Masud Karim Chowdhury, the executive director of Multibrand Workshop Limited, an automobile servicing company, was sitting at his desk, busy talking to someone over the phone. A technician suddenly barged into his room for suggestions on how to handle a car.
Masud hung up the phone and spoke to the technician. If you had been sitting there at that moment, there would have been no way for you to know who the owner was and who was the worker.
"Sir, we should first talk to the car's owner and then decide what to do next," Masud told his technician.
In Bangladesh, where workplace hierarchy can almost resemble a caste system, the worker-owner relationship at Multibrand Workshop is very different. The workers at this workshop not just have easy access to their bosses to talk about any problem, the interaction can best be described as one between peers.
"We always try to empower our workers to have their say. Our motto is 'Customer first and then our employees, and then us'," Masud, the 47-year-old man who deals with the operations and customer care at the enterprise, said.
"This is our business strategy," he added.
Standing on more than one acre of land in Tejgaon Industrial Area, Multibrand Workshop Limited is one of the largest vehicle solution enterprises in the country. The workshop can accommodate around 100 vehicles at a time and services over 2,000 vehicles every month.
Outside of different international brand's dealers' workshops, big businesses rarely venture into the automobile servicing business in Bangladesh. As for workers, in most cases, children who do not show an interest in going to school end up working in roadside workshops as apprentices.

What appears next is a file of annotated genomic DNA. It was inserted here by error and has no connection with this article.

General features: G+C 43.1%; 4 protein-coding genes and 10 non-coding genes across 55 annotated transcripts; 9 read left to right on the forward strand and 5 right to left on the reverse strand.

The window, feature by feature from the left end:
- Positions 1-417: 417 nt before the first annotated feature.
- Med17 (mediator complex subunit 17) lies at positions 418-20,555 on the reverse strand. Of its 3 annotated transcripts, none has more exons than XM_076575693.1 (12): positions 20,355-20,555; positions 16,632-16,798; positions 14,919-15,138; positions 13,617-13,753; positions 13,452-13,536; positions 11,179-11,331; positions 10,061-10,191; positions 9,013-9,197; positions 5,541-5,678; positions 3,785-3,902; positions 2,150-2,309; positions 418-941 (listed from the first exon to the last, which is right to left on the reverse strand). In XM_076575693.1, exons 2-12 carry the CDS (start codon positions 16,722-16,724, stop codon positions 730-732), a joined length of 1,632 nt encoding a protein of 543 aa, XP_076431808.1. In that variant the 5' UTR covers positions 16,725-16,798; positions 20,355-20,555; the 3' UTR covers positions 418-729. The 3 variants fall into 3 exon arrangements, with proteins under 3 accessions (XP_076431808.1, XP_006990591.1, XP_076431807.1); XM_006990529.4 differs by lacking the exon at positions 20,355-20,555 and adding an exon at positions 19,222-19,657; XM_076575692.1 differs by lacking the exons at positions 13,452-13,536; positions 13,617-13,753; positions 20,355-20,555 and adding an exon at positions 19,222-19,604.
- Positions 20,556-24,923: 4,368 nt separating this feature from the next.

"When these children become adults, they set up their own workshops. The automobile service sector has been continuing like this for ages," said Masud.
However, as many as 300 employees are working at Multibrand Workshop and 26 of them have completed graduation and diploma courses in automobile engineering.
As the name of the company suggests, vehicles from different brands, from high-end to low-end, come to the workshop for repair and maintenance. The workshop has already become popular among vehicle owners.
An enterprise of four brothers
Before venturing into the automobile servicing business, all four of Masud's brothers worked for four different companies.
His eldest brother, Saber Karim Chowdhury, was working in the state-run Agrani Bank as an officer. His second brother, Zahid Karim Chowdhury, worked for a Korean-based company as a general manager and Masud Karim Chowdhury himself worked for Square Textile Limited as a merchandiser manager. Their youngest brother, Ismail Karim Chowdhury, worked for Navana Motors Limited as an automobile engineer.
"We had a long-held dream of going into some sort of business. So, in 2009, we four brothers sat down to discuss what sort of business we should go into. We all came from different professional backgrounds and everyone suggested something that related to their own background," Masud told the correspondent.
"I insisted we start a readymade garment business while another brother said that the carton business would be profitable. The youngest one proposed we venture into the automobile servicing business," recalled Masud.
After detailed discussions, they finally decided that the automobile business holds potential.
"There is no one between the automobile dealers' customer care centres and small street-side small," he explained.
All the brothers invested their savings to start the business in 2009 with Tk50 lakh. The value of the company now touches Tk100 crore.
How it stands out